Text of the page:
|FCI Standard No. 186
Male and female: 25–30 cm
Male and female: ≈ 4–6 kg
|List of domestic dogs
Origin and history
The Affenpinscher is one of the oldest, almost unchanged, dog breeds in Germany. It was originally bred as a ratter for hunting rats and mice . Early depictions, for example by Albrecht Dürer , show a clearly similar appearance to the Affenpinscher known today. The Affenpinscher used to be available in many colors and shades, from light yellow to reddish or gray tones to blue-gray and black.
The Affenpinscher belongs to the Pinscher and Schnauzer family . He and the Miniature Pinscher are the smallest representatives of this breed family. It differs from the other pinschers, among other things, in its rough fur , the shortened muzzle and the overshot . The bridge of the nose must be straight. When the muzzle is closed, the teeth must not be visible. The name Affenpinscher supposedly comes from the monkey-like facial expression. These dogs are 25 to 30 cm tall and weigh 4 to 6 kg. According to the standard, the coat is always black with a black undercoat. A brown or gray tinge is undesirable.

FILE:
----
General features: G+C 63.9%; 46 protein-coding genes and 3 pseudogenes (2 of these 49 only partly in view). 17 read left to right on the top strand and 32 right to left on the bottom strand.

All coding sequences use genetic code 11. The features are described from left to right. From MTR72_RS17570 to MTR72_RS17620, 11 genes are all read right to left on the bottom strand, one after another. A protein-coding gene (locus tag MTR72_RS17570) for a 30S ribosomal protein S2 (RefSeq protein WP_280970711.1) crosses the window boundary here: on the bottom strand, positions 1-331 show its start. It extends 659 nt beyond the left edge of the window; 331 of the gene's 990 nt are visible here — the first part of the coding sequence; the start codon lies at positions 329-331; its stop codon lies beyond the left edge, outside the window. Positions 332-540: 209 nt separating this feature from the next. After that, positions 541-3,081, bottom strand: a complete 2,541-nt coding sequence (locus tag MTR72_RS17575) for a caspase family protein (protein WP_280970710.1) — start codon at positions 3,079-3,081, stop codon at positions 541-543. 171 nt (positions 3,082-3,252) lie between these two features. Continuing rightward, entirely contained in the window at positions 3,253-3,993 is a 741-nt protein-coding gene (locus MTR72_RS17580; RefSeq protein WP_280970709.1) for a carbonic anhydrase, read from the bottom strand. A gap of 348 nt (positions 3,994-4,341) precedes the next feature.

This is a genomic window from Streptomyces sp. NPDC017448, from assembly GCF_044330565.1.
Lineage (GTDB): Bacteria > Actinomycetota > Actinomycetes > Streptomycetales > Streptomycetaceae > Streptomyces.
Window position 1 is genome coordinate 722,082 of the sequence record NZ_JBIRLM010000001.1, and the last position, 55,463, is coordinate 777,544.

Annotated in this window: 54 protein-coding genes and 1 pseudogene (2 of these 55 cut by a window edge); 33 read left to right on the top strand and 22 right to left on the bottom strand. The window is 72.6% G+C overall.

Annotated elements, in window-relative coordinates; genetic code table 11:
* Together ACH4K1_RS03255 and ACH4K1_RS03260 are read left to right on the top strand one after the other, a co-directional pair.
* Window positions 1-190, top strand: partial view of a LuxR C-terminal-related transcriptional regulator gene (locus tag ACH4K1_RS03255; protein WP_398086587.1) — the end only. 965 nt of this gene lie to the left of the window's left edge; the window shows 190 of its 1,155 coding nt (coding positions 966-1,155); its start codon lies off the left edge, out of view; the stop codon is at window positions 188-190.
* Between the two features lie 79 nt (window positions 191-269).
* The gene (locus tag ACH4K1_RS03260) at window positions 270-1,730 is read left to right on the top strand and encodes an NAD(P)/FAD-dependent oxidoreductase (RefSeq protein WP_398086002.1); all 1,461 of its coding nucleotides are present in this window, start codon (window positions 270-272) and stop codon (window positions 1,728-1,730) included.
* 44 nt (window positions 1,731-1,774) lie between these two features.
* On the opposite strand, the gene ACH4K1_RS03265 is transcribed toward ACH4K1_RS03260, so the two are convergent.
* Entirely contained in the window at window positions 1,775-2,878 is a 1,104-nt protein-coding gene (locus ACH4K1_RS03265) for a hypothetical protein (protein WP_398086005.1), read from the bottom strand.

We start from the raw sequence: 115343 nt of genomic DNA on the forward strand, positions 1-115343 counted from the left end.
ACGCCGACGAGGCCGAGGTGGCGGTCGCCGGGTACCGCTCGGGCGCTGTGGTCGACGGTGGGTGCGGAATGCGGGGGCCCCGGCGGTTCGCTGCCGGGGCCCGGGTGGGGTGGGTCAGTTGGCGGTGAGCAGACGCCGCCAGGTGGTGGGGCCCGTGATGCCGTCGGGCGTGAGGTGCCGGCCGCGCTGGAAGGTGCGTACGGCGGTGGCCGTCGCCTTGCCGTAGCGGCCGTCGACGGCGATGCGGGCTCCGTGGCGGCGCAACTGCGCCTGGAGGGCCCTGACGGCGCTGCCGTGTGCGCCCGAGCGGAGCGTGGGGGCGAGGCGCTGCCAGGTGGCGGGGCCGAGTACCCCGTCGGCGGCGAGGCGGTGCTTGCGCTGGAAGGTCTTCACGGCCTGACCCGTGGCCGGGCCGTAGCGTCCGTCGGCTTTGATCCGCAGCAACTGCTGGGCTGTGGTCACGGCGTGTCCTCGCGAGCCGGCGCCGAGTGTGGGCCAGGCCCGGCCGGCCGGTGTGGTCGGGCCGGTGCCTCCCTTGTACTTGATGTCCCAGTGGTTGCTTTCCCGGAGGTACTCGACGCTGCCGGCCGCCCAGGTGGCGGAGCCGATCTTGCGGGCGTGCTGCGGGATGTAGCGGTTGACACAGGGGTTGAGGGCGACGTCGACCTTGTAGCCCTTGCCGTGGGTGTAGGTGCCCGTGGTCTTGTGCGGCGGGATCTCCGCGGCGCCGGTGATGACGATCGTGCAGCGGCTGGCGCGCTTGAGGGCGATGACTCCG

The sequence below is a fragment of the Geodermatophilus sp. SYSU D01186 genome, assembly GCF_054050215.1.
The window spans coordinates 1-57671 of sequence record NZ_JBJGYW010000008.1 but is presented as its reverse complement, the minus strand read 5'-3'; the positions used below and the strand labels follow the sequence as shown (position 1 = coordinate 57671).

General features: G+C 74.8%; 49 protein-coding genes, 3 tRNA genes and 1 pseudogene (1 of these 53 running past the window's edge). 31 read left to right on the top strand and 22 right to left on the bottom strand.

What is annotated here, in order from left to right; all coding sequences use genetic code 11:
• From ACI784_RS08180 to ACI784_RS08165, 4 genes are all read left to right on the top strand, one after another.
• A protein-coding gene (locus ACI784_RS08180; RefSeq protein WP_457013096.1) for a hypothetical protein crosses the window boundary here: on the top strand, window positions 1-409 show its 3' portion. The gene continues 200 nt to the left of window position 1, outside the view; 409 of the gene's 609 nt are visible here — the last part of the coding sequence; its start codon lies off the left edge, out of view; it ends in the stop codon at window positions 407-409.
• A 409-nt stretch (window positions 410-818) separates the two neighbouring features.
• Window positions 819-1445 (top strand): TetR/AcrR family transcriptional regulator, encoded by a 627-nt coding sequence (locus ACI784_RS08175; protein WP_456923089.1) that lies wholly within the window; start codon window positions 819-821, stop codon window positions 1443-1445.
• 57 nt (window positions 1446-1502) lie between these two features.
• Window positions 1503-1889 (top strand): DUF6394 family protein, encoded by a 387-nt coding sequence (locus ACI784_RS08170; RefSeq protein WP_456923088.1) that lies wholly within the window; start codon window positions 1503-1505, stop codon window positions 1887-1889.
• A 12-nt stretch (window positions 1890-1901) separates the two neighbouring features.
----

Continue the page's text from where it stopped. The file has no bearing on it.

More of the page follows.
This companion and house dog is considered lively, fearless, and adaptable. He is a loyal family dog, is considered very playful and easy on children, which not least shows his enormous affection. Perseverance and informality are hallmarks of this breed. Affenpinschers usually get along well with other dogs.
The Affenpinscher is bred worldwide according to three slightly different breed standards (FCI, KC , AKC ). In Germany, the Pinscher-Schnauzer-Klub is recognized by the Association for German Dogs as a breed breeding association in 1895 and is therefore responsible for the FCI standard of the breed because Germany is the origin of the breed. The litters are mostly small, but there are exceptions. Usually between two and four pups are born per litter. With 33 puppies that were littered in 2017 in the Association for the German Dog Society (19 in 2016), the Affenpinscher is one of the rare breeds.
- Gabriele Lehari: Ulmer's large lexicon of dog breeds. Eugen Ulmer Verlag, Stuttgart 2004, ISBN 3-8001-4614-2 .
- puppy statistics of the VDH.